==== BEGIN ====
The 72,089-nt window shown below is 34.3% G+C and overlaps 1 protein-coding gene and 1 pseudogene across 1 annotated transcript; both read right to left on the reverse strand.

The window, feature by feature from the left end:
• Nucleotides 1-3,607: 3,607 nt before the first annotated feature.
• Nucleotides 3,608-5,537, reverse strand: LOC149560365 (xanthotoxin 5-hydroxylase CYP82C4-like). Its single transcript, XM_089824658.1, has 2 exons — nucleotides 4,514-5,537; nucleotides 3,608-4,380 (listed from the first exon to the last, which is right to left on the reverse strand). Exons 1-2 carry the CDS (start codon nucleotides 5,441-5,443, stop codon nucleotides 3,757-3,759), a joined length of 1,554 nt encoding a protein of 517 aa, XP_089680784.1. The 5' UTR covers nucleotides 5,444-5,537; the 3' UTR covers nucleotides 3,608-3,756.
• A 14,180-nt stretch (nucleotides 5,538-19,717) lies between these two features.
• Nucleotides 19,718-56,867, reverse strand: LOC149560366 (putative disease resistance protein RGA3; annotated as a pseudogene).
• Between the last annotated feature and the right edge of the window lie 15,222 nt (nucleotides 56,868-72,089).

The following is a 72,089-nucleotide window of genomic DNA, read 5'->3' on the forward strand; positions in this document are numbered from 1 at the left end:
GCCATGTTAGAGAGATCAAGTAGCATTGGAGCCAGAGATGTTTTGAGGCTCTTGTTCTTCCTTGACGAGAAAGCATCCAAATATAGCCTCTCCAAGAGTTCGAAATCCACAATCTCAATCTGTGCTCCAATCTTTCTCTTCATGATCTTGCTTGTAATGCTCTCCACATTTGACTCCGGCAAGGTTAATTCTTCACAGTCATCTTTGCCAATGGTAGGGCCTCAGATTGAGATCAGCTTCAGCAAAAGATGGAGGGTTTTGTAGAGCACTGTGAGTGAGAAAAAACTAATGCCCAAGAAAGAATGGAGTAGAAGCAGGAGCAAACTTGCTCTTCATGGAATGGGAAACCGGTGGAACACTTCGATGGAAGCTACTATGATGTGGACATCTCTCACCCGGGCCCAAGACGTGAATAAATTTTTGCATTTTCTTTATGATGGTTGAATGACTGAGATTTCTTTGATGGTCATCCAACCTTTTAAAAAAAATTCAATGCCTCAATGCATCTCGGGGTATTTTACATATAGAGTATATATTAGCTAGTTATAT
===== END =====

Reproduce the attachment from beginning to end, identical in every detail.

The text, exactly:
The 72,089-nt window shown below is 34.3% G+C and overlaps 1 protein-coding gene and 1 pseudogene across 1 annotated transcript; both read right to left on the reverse strand.

The window, feature by feature from the left end:
• Nucleotides 1-3,607: 3,607 nt before the first annotated feature.
• Nucleotides 3,608-5,537, reverse strand: LOC149560365 (xanthotoxin 5-hydroxylase CYP82C4-like). Its single transcript, XM_089824658.1, has 2 exons — nucleotides 4,514-5,537; nucleotides 3,608-4,380 (listed from the first exon to the last, which is right to left on the reverse strand). Exons 1-2 carry the CDS (start codon nucleotides 5,441-5,443, stop codon nucleotides 3,757-3,759), a joined length of 1,554 nt encoding a protein of 517 aa, XP_089680784.1. The 5' UTR covers nucleotides 5,444-5,537; the 3' UTR covers nucleotides 3,608-3,756.
• A 14,180-nt stretch (nucleotides 5,538-19,717) lies between these two features.
• Nucleotides 19,718-56,867, reverse strand: LOC149560366 (putative disease resistance protein RGA3; annotated as a pseudogene).
• Between the last annotated feature and the right edge of the window lie 15,222 nt (nucleotides 56,868-72,089).

The following is a 72,089-nucleotide window of genomic DNA, read 5'->3' on the forward strand; positions in this document are numbered from 1 at the left end:
GCCATGTTAGAGAGATCAAGTAGCATTGGAGCCAGAGATGTTTTGAGGCTCTTGTTCTTCCTTGACGAGAAAGCATCCAAATATAGCCTCTCCAAGAGTTCGAAATCCACAATCTCAATCTGTGCTCCAATCTTTCTCTTCATGATCTTGCTTGTAATGCTCTCCACATTTGACTCCGGCAAGGTTAATTCTTCACAGTCATCTTTGCCAATGGTAGGGCCTCAGATTGAGATCAGCTTCAGCAAAAGATGGAGGGTTTTGTAGAGCACTGTGAGTGAGAAAAAACTAATGCCCAAGAAAGAATGGAGTAGAAGCAGGAGCAAACTTGCTCTTCATGGAATGGGAAACCGGTGGAACACTTCGATGGAAGCTACTATGATGTGGACATCTCTCACCCGGGCCCAAGACGTGAATAAATTTTTGCATTTTCTTTATGATGGTTGAATGACTGAGATTTCTTTGATGGTCATCCAACCTTTTAAAAAAAATTCAATGCCTCAATGCATCTCGGGGTATTTTACATATAGAGTATATATTAGCTAGTTATAT